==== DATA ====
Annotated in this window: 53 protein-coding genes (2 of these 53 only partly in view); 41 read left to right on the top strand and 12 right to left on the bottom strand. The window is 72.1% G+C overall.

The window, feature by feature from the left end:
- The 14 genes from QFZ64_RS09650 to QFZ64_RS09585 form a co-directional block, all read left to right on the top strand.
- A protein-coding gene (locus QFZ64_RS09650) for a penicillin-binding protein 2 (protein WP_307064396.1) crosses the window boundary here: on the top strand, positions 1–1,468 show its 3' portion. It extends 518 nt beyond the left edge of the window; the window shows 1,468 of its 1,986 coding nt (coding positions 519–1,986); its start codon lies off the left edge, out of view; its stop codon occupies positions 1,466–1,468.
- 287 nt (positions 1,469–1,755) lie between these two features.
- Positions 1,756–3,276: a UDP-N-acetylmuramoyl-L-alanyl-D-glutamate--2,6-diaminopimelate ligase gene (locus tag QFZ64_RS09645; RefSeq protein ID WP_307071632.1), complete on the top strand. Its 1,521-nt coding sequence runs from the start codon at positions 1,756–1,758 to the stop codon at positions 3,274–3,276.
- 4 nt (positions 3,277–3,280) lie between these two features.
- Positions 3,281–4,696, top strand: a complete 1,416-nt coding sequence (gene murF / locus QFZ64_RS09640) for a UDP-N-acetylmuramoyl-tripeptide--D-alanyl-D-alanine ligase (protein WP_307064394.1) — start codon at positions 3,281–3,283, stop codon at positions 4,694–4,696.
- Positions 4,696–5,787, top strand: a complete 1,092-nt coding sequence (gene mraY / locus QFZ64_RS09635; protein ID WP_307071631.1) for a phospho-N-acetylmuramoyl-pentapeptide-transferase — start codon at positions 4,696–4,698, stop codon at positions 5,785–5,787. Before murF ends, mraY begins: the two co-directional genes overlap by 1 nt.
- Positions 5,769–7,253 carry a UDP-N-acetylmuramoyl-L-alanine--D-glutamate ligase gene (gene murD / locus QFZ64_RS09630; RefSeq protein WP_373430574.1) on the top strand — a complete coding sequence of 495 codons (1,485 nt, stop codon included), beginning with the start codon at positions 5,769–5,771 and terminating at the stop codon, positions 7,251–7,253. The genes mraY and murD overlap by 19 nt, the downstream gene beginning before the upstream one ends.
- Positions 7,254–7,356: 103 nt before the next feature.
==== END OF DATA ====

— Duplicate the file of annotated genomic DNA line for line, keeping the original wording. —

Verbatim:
Annotated in this window: 53 protein-coding genes (2 of these 53 only partly in view); 41 read left to right on the top strand and 12 right to left on the bottom strand. The window is 72.1% G+C overall.

The window, feature by feature from the left end:
- The 14 genes from QFZ64_RS09650 to QFZ64_RS09585 form a co-directional block, all read left to right on the top strand.
- A protein-coding gene (locus QFZ64_RS09650) for a penicillin-binding protein 2 (protein WP_307064396.1) crosses the window boundary here: on the top strand, positions 1–1,468 show its 3' portion. It extends 518 nt beyond the left edge of the window; the window shows 1,468 of its 1,986 coding nt (coding positions 519–1,986); its start codon lies off the left edge, out of view; its stop codon occupies positions 1,466–1,468.
- 287 nt (positions 1,469–1,755) lie between these two features.
- Positions 1,756–3,276: a UDP-N-acetylmuramoyl-L-alanyl-D-glutamate--2,6-diaminopimelate ligase gene (locus tag QFZ64_RS09645; RefSeq protein ID WP_307071632.1), complete on the top strand. Its 1,521-nt coding sequence runs from the start codon at positions 1,756–1,758 to the stop codon at positions 3,274–3,276.
- 4 nt (positions 3,277–3,280) lie between these two features.
- Positions 3,281–4,696, top strand: a complete 1,416-nt coding sequence (gene murF / locus QFZ64_RS09640) for a UDP-N-acetylmuramoyl-tripeptide--D-alanyl-D-alanine ligase (protein WP_307064394.1) — start codon at positions 3,281–3,283, stop codon at positions 4,694–4,696.
- Positions 4,696–5,787, top strand: a complete 1,092-nt coding sequence (gene mraY / locus QFZ64_RS09635; protein ID WP_307071631.1) for a phospho-N-acetylmuramoyl-pentapeptide-transferase — start codon at positions 4,696–4,698, stop codon at positions 5,785–5,787. Before murF ends, mraY begins: the two co-directional genes overlap by 1 nt.
- Positions 5,769–7,253 carry a UDP-N-acetylmuramoyl-L-alanine--D-glutamate ligase gene (gene murD / locus QFZ64_RS09630; RefSeq protein WP_373430574.1) on the top strand — a complete coding sequence of 495 codons (1,485 nt, stop codon included), beginning with the start codon at positions 5,769–5,771 and terminating at the stop codon, positions 7,251–7,253. The genes mraY and murD overlap by 19 nt, the downstream gene beginning before the upstream one ends.
- Positions 7,254–7,356: 103 nt before the next feature.